If we take the 2009 stuff seriously, (which I think we should because in effect the LAs will take 436a as meaning they have a duty to assess all educational provision) , it seems that the state has appropriated de facto responsibility for the determining the interpretation of Section 7's suitability criteria...age, ability and aptitude nature of education. OK, parents may still be responsible for the ensuring a child is in receipt of a suitable education, ie: Section 7 Ed Act 1996... (an epistemological impossibility on many levels but hey ho), but parents are now clearly essentially only there to appear to be doing the bidding of the state and implementing the state's version of suitability. A parent is no longer responsible for ensuring the suitability of ed of their child.
This should be headline news. If we ignore the paradoxical nightmare above, something constitutionally hugely significant has happened, and this needs to be pointed out to the ptb at the DCSF. Parents are now unable to enact essential principles of freedom of thought and conscience and are essentially in a huge regard, subject to indoctrination by the state.
And of course this contravenes Article 2 of Protocol 1 of the Human Rights Act:
"In the exercise of any functions which it assumes in relation to education and to teaching, the State shall respect the right of parents to ensure such education and teaching in conformity with their own religions and philosophical convictions."
Some other consequences that I can think of....now that the state is in effect responsible for determining the nature of a suitable education, they should be held accountable when their version of it clearly does not suit a child. We would have to deal with all the "so far as it is possible" clauses, but they so woefully fail so many children in situations where it is evident that they could do better, that I think they should be worried, VERY worried.
That'll do for the moment. Will come back to this doubtless.
And then the LA get some sixty questions, on top of the six that we can all answer.
AND some of the questions on the LAs form imply that they have duties which they don't have and are therefore extremely misleading. For example, question 29:
"How does the local authority ensure families know about their rights and responsibilities in relation to home education? (List all approaches used)."
Cough, splutter, excuse me? Where in law is an authority allowed to appropriate responsibilities to itself without legislative force of any sort whatsoever?
Altogether, one is left wondering how Mr Badman can possibly draw any sensible conclusions from such squewed and erroneous information gathering.
And it isn't just the numbers. So far the evidence for all these suspicions about what home educators get up to that are being bandied about by the LAs and the government has been thin to negligable. Making policy on the back of unsubstantiated suspicion is not the behaviour of responsible government.
Great answers, and he's right to be quick on to it. The DCSF might have set the closing date for four weeks away, (Feb 20th) but if Pete can get his in overnight, so can the rest of us.
"The DCSF has taken it's gloves off and is once more trying to bring about the end of Home Education as we know it. If any other minority group were treated the way we have been there would be uproar. Enough is enough, let's do something about it!"
It is essential reading not least because yet again, we come away thinking that there is no solid reason for any legislative or statutory change on home education.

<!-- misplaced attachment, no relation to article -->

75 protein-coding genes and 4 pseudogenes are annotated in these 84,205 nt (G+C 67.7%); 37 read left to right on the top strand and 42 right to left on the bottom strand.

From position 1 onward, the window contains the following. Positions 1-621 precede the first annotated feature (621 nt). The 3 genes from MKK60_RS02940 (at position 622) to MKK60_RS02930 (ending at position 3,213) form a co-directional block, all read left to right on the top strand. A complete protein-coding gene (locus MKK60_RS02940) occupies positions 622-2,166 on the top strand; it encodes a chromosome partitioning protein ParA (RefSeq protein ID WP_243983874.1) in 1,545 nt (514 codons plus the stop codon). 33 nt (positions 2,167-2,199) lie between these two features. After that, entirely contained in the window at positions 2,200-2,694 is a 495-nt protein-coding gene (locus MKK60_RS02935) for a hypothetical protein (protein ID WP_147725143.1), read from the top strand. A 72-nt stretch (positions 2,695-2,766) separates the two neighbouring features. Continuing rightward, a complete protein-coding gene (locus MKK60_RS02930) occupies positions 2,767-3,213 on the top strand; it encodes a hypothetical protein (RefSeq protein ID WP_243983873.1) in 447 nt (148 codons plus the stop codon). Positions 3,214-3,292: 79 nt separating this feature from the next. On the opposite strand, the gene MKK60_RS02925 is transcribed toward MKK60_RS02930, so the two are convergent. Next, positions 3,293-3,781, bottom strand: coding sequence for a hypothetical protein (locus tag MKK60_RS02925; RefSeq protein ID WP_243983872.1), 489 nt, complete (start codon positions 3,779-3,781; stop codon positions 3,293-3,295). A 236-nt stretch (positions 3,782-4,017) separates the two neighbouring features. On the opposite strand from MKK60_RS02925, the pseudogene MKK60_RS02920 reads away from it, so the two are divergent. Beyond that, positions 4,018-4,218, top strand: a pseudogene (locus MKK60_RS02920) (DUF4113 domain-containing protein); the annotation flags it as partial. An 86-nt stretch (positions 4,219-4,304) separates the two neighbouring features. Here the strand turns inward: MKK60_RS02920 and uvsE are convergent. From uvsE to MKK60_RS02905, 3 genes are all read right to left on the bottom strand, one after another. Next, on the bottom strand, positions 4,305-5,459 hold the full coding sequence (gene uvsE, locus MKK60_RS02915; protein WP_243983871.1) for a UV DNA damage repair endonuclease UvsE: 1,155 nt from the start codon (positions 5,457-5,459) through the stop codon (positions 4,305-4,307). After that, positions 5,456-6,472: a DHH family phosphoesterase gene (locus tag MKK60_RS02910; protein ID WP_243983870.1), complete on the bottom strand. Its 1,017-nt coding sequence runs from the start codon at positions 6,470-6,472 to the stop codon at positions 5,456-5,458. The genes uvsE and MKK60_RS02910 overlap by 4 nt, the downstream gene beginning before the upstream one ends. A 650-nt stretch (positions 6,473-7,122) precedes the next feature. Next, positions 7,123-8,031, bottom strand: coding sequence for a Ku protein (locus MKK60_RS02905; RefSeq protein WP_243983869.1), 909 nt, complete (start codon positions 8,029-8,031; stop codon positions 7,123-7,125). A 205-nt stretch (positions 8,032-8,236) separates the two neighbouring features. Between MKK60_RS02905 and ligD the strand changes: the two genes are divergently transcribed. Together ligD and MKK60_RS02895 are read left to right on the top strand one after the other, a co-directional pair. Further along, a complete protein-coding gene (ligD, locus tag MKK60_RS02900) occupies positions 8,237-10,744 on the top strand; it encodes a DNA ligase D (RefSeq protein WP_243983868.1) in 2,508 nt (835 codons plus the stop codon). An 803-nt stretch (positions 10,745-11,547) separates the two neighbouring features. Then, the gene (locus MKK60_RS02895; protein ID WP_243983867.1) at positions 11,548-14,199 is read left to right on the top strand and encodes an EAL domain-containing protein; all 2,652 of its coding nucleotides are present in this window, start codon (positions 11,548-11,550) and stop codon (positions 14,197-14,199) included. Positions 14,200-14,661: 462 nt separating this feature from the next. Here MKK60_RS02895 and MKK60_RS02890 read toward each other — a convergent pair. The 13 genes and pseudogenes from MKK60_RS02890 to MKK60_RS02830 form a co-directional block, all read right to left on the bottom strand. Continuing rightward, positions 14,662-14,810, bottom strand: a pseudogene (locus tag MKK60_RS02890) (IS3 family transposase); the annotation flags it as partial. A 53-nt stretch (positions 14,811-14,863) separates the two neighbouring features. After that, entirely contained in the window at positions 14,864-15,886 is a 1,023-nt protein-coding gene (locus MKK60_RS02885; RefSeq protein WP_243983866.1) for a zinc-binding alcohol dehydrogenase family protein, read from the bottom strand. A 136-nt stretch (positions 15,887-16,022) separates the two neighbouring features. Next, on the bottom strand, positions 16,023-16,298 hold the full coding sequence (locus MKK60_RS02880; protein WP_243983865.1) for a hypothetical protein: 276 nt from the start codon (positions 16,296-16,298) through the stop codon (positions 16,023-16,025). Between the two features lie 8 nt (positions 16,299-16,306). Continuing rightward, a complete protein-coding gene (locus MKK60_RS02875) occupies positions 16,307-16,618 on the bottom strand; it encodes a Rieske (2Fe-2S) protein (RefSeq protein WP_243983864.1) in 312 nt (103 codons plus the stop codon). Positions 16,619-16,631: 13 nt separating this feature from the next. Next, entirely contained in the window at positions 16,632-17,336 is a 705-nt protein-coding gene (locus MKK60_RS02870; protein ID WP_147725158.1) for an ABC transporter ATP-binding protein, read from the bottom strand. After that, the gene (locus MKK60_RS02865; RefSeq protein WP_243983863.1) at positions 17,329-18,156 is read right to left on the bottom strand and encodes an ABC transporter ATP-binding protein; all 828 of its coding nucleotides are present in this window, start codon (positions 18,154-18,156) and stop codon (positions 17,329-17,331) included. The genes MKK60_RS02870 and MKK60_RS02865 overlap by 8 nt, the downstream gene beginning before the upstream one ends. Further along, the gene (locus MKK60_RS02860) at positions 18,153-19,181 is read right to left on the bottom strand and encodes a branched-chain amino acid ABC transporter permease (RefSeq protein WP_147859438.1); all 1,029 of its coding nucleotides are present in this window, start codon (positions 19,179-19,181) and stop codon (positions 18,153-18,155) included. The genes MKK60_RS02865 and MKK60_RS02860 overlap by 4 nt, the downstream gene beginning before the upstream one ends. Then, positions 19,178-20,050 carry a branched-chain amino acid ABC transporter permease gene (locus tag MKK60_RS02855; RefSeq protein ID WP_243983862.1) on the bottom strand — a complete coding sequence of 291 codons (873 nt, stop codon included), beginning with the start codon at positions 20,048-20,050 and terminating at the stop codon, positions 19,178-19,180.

Tuesday, January 20, 2009
However I was gob-smacked last night when I first heard about the announcement and immediate commencement of yet another consultation, which came by way this declaration of intent from the DCSF. For a fuller understanding of the loose way with words which leads to a general muddling of responsibilities and legislation, you could also visit this page on the Every Child Matters site and for the icing on the cake, you can get the hidden agenda from the Times and Daily Mail articles here and here.
It's not surprising quite a number of us home educators were moithered. As a press release from Education Otherwise explains, we have already responded to three - that's THREE consultations from this government department since 2005. The latest guidelines on home education were only thrashed out and then issued in 2007. So what's changed?
Well, not a lot it seems. The only thing that seems to have happened is that the rumours and innuendos against home educators from various government quarters seem to have been stepped up. Principally, there is a suggestion that home education is used by some parents as a cover for inadequate education or other forms of abuse such as forced marriage. However when EO asked for evidence for these assertions, none was forthcoming and there is a strong suspicion that these charges are trumped up or exaggerated as a way of justifying increased state intrusion into our lives.
AHED (Action for Home Education) pursued this very issue back in 2007. See here.
There are plenty of other things to complain about. The Baroness herself assured EO that we would be informed and involved prior to consultations taking place. Right oh, so how can you explain this situation then Baroness? We only knew of this consultation last night when the whole thing was up and ready to run. Yes, I do think an explanation is in order.
Further, the whole thing has to be done and dusted by the 20th Feb, (some four weeks away), so how are the DCSF getting away with it when most consultations are meant to be at least 12 weeks long? It seems this is legitimised in "exceptional circumstances". Quite why these circumstances are exceptional is impossible to ascertain from this site, but one wonders if it has something to do with the DCSF prefering to get a squewed response. Most LAs and interested NGOs will manage an emailed response but all those HEors without an easy internet connection will not have a chance cotton on or have the time to ask for paper copies of the consultation.